Updated: Sep 14
When you go about your life, it's normal for thoughts, feelings, and experiences to come and go quickly, oftentimes outside of your awareness. You might say or do something because of how you feel, without noticing the processes that inﬂuenced you. During mindfulness meditation you will create awareness of these processes by mentally taking a step back from yourself and identifying your thoughts, feelings, and physical sensations.
Find a place free of too much noise or distraction to practice.
Sit down on a cushion, the floor, or in a chair. You want to sit up straight to allow easy breathing, but not so straight that you're uncomfortable.
Turn your focus toward your breathing. Notice the feeling of the breath entering your body and making its way to your lungs. Pay attention to how your body feels, and what it's like as your breath exits your lungs. Continue to focus on the feeling of breathing.
As you practice, your mind will wander. Try not to judge your thoughts-simply accept that they are happening. Notice, as an outside observer: "I'm having a thought.' The same goes for feelings. If you detect sadness, worry, happiness, or excitement, notice how they feel in your body. Acknowledge what you are feeling, even if it's an uncomfortable sensation. Simply notice: "I am feeling this way."
When the thought or feeling passes, return your focus to your breathing and your body.
Try to practice for at least 10 to 15 minutes. If you are more experienced, aim for 30 minutes.
Spending a lot of time in your head causes stress. There are always new things to worry about, conversations to rehearse, and activities to plan. Research tells US that when you live in the moment--that is, getting out of your head and being consciously aware of your surroundings--you will usually feel happier and experience less stress. With enough practice, you will learn to better control your thoughts and feelings. Below are some techniques to help you achieve this goal.
Mindful Activity The goal of a mindful activity is to bring your thoughts into the present moment. To practice, ﬁrst choose any activity where you notice your mind consistently wanders. This could be your commute home, while completing chores around the house, or just about anything else. Next time you do your chosen activity, attend to each of your senses. Below we use the example of going for a walk. It will be best to choose an activity you do regularly so you are sure to practice every day.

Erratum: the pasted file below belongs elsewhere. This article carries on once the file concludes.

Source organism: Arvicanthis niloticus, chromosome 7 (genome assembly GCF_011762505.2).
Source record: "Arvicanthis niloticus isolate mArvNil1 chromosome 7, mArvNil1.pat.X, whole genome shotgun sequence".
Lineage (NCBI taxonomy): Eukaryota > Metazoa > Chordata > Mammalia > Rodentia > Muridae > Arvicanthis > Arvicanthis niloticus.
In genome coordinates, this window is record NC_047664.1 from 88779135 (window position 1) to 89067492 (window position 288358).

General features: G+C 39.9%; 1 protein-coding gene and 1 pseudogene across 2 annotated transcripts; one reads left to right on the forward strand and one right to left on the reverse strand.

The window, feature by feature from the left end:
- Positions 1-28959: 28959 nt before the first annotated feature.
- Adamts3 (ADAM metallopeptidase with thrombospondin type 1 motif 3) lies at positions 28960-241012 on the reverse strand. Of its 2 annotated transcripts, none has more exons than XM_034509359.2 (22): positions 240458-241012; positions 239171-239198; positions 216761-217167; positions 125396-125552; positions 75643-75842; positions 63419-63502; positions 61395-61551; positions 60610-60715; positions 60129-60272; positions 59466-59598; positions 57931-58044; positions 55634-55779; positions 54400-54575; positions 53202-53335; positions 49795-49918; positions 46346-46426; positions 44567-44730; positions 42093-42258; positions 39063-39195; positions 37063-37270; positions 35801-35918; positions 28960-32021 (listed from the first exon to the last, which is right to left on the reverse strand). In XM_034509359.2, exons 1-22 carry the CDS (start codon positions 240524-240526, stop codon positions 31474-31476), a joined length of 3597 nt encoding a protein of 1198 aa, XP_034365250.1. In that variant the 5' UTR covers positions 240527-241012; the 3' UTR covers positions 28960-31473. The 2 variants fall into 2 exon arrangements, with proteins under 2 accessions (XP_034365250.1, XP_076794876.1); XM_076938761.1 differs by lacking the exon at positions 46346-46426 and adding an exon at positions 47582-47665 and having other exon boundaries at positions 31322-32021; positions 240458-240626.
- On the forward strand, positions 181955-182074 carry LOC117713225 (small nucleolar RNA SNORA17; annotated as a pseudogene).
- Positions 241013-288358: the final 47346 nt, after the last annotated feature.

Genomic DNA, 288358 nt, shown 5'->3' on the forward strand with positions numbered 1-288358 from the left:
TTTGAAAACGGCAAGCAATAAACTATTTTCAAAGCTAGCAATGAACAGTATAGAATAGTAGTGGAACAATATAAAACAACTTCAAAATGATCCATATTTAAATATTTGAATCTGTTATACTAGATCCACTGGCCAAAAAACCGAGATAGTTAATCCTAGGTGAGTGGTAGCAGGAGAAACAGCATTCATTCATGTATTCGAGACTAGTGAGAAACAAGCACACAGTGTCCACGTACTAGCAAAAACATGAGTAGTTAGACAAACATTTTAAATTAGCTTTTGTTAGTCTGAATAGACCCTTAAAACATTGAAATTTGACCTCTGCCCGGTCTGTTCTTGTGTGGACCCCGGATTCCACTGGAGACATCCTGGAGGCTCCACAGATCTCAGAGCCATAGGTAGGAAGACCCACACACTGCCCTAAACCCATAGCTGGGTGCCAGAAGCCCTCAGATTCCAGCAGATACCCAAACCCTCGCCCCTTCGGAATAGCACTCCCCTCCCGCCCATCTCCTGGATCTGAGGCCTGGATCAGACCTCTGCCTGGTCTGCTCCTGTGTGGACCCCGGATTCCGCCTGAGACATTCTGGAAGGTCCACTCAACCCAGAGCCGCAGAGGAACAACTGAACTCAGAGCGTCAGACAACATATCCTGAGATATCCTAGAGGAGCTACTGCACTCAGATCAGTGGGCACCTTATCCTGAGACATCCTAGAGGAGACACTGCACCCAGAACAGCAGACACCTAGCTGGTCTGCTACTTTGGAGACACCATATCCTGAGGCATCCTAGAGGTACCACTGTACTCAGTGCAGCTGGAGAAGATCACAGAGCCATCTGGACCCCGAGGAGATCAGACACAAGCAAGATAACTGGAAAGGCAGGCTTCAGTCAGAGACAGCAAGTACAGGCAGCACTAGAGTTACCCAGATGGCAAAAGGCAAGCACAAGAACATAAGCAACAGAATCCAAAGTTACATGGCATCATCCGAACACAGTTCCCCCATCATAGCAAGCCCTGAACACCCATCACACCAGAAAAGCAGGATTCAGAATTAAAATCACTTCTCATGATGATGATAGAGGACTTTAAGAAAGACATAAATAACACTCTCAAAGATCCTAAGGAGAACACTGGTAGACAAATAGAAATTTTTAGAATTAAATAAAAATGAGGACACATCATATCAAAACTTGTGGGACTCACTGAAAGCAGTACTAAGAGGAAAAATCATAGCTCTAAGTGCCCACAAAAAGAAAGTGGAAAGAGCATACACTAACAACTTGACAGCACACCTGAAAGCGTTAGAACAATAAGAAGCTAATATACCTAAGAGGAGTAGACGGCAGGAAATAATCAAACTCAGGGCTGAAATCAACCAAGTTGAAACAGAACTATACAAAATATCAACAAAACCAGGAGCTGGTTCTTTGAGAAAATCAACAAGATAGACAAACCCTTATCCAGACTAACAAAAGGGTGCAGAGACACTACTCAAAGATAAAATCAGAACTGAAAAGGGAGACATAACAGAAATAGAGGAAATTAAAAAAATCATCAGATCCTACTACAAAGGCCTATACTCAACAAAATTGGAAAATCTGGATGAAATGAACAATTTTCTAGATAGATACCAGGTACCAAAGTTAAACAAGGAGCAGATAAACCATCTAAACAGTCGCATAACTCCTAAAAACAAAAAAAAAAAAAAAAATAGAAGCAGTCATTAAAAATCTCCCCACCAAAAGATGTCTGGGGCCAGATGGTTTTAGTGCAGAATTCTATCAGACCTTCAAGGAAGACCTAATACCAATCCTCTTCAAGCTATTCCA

Vision: As you leave your home you immediately notice the bright blue sky, trees, and empty streets. As you pay closer attention you notice ﬂowers along the sidewalk with a slight breeze causing them to tilt to their side every few moments.
Hearing: Each time the breeze passes, you can hear the leaves rustling Hearing in the wind. Occasionally, you hear the hum of a car passing on a nearby street. Birds are chirping somewhere up above.
Touch: You notice the warmth of the sun and the coolness of the Touch breeze. With each step you feel your foot landing and then pushing off from the pavement.
Taste: You stop to pick up a coffee for your walk. You hold the drink in your mouth for a moment to savor the taste.
Smell: When the breeze ﬂoats by, you catch the smell of the ﬂowers Smelli and the trees. As you continue your walk, you notice the smell 1 of freshly cut grass by a neighboring home.